Plugins Site Update: The Old Is New Again

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We’ve gotten a lot of feedback since last week’s announcement about the plugins site’s unfortunate tumble into oblivion, and I’d like to address a few of the most important concerns that have surfaced since.

“Could you make the old backup available for posterity?”

Yes. We can — and have. Over the weekend, we restored the most recent backup we had, and the original site is now living at; you should be able to browse through everything that’s there to your heart’s content. We also applied the most recent user information we had, so if you had an account on the old site at any point in the last year, it should still work. However, the site is closed to new user registrations. If you really need a new account, please get in touch with me personally and I can get that straightened out for you. We’ve also set up a redirect, so that if you should encounter any links to in your browsing, you’ll (hopefully) end up at the corresponding page in the archive.

Just get a backup from the Wayback Machine!

While the Internet Archive has cached versions of content that was updated more recently than last October, we just don’t have the people-power to re-create the lost posts manually in the new archive site. If you have an account, you can feel free to add “new” or old plugins, or update existing ones, should you desire to. However, this archive will not be indexed by search engines.

If you hate CMS-es so much, what’s with WordPress?

We’re in the middle of a network-wide redesign, and WordPress offers us a valuable set of tools when it comes to theming, searching, and serving a group of sites. Our new motto, however, is pull requests, not passwords; we’re implementing theming, documentation, plugins, and more in such a way that contribution will not actually require an account on our CMS at all. As I outlined in the initial post, the plugin submission process will only involve adding a post-receive hook to your repository. In the event of a similar catastrophe, we’re made sure we’ll be able to replay the entire plugin contribution history and get the site back up to speed right away. Our goal is to leverage the WordPress features we find useful without it serving as a barrier to entry or as the canonical warehouse of content. If you are of the mind that WordPress is always a bad idea, no matter what, no matter how, you’re certainly entitled to that opinion, but at this point, it’s not particularly beneficial to the conversation.

Git(Hub) is hard

The new plugins site will serve as an index of plugins, with a simple “download” button right on each plugin’s page. You will not have to just browse around GitHub looking for jQuery plugins. If you don’t know git and only ever want to download jQuery plugins, you don’t have to learn it. However, if you want to submit plugins, you’ll have to be using some sort of source control that you can at least mirror in git. This is by design: it can be really easy to build a jQuery plugin, but that doesn’t mean it’s necessarily fit for public consumption. Requiring the use of source control and package.json are passive mechanisms that will help ensure that plugins which proliferate are authored by developers who have met a reasonable baseline (and aren’t selling batteries). We’re only targeting GitHub support for launch, but we’d like to add support for other services as well. We are actively avoiding the use of GitHub-specific features that would force us to limit the site to GithHub users permanently.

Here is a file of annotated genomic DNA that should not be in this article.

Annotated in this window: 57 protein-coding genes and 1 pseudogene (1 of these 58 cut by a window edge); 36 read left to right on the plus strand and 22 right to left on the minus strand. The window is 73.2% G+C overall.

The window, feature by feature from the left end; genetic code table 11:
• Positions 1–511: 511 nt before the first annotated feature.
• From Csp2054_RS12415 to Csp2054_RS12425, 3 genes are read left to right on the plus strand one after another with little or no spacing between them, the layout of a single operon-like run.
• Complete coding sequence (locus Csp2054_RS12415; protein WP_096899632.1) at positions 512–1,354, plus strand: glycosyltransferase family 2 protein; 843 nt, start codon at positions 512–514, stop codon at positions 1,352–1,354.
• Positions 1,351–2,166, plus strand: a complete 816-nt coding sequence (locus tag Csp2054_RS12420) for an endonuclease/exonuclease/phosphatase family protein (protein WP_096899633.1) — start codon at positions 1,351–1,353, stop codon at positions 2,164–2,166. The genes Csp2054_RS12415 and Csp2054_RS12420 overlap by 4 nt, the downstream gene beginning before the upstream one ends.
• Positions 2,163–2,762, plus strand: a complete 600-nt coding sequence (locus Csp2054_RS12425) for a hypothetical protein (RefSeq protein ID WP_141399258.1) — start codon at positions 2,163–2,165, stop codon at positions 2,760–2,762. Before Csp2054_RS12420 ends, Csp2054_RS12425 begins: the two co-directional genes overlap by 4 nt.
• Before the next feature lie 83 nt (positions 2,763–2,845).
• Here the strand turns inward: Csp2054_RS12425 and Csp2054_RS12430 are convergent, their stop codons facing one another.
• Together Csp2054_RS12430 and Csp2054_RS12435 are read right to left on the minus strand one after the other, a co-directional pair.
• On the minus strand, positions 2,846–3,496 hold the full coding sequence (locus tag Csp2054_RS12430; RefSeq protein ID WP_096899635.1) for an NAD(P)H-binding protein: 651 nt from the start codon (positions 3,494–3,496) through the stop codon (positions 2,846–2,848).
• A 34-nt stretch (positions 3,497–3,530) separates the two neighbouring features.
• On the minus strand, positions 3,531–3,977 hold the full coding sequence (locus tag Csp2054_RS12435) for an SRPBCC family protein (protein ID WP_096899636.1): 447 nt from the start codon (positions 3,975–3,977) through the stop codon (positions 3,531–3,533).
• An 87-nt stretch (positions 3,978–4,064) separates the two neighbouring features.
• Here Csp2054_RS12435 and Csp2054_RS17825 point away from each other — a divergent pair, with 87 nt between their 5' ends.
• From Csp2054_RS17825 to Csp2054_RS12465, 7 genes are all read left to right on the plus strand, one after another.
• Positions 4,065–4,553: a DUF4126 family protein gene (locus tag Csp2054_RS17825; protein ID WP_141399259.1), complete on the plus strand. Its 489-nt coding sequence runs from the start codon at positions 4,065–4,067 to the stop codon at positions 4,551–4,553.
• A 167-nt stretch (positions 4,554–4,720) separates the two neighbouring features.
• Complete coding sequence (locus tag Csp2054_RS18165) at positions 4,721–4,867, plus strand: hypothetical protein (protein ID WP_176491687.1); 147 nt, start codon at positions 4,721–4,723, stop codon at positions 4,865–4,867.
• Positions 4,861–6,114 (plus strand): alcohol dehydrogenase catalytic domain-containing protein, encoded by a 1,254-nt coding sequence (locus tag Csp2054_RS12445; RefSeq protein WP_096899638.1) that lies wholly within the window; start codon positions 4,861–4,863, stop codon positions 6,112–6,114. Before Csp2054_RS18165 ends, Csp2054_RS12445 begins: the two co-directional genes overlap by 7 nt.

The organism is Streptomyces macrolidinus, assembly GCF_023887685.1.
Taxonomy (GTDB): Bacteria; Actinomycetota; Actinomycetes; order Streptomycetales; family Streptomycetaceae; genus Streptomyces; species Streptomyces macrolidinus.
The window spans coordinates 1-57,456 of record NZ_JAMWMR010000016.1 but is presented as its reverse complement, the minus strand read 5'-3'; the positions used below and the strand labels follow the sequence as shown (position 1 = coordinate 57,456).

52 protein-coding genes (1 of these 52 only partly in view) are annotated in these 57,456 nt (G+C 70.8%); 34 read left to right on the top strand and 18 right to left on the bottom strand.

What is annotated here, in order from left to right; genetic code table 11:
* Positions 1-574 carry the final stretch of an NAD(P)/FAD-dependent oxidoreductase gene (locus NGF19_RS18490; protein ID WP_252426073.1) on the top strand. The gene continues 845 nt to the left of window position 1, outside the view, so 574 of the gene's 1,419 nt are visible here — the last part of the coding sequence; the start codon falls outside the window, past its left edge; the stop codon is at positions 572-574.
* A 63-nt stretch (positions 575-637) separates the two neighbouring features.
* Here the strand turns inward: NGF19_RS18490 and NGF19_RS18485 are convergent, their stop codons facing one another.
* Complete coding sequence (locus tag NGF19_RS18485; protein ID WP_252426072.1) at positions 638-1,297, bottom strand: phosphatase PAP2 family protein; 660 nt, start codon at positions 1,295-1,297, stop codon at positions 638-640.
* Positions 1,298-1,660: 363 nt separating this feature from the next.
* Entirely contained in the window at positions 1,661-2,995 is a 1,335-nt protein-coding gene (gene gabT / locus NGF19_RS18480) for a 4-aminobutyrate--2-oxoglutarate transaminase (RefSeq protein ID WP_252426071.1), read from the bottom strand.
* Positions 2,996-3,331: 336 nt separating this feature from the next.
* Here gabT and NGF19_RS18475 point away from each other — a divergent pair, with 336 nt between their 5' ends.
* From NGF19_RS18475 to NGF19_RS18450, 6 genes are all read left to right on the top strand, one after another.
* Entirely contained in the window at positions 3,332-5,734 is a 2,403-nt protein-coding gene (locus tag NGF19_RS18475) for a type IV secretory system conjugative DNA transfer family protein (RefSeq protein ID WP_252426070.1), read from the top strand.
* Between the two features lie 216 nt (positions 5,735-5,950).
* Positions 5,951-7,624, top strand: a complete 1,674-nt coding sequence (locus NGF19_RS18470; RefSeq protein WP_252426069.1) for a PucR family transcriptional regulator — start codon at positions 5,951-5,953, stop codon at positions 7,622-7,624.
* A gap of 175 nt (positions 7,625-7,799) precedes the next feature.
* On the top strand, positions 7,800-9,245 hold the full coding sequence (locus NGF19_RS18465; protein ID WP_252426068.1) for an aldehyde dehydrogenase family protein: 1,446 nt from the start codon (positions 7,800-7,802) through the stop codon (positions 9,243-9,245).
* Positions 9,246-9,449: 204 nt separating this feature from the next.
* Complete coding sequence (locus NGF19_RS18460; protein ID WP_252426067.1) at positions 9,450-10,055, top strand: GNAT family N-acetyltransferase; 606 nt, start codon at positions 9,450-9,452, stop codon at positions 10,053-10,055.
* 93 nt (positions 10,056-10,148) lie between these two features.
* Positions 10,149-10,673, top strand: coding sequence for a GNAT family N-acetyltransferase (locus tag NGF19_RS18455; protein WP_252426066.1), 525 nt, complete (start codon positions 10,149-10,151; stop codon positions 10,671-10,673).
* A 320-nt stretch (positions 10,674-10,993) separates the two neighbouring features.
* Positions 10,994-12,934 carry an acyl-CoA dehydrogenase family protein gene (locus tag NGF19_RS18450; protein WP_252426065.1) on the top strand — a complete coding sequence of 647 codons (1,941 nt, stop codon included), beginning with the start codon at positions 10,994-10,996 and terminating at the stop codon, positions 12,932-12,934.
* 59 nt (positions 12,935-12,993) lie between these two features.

It’s A Conspiracy!

Some have called into question the veracity of my account, and that’s understandable, given the timing and circumstances. But believe me, the last thing I wanted to do after spending a day manually pruning spam from the directory was turn around and cause a gigantic headache for thousands of people, including myself and my colleagues. I hope the re-launching of the last backup at least partially allays these concerns. Additionally, we’re starting off with GitHub simply because it has a very broad user base already, and it has been incredibly positive for us since we shifted to it for development of jQuery Core, UI, and Mobile.

Thanks again for bearing with us during this transition.

31 thoughts on “Plugins Site Update: The Old Is New Again

  1. Thanks for the backup restore, and for the hard work.

    One of my suggestions/question is unanswered: Why did the hoster not have daily backups with at least a week of daily backup archives ? That’s unbelievable from a serious hoster.

    And of course: Has lesson been taken and are now *all* jQuery sites backed up daily at hoster and weekly off-site at to a jQuery foundation disk ?

    This assurance is needed to prevent the next failure from having consequences. Too much people rely on jQuery to not have something serious in place for the hosting.

  2. Dan Heberden on said:

    @Beat –

    No, that’s been our responsibility and some of the backups are hit and miss; we’ve been looking to improve this (among many other things) for our own sanity, let alone responding to emergencies. We’re actually pretty close to getting things setup properly including the added benefit of being easier to manage.

    Learning a lesson? Sure – but it’s not like we’re full-time employees getting paid to do this, so jumping around obligations of work, family and personal lives – particularly around the holidays – is a difficult thing to manage; not to say it doesn’t need to be done, and that you aren’t right, but things like getting the backup up and running, Adam writing blog posts to the community to communicate the situation, it all takes time ya know?

    As for assurance, I can’t promise things will be perfect; but those part of the jQuery team are incredibly passionate about this project and work really hard to sustain and maintain it. Like, we’ve been spending so much time – our own personal time – to update our deployment, storage, workflow, etc of our websites. We’ve worked hard to make it something that can be public and more easily contributed to.

    Thanks for sharing your concerns and perspective about all of this – it’s nice to hear/see what the community feels is important :) Trust me, we’re working hard to make sure everything is awesome :D

  3. JustinKramp on said: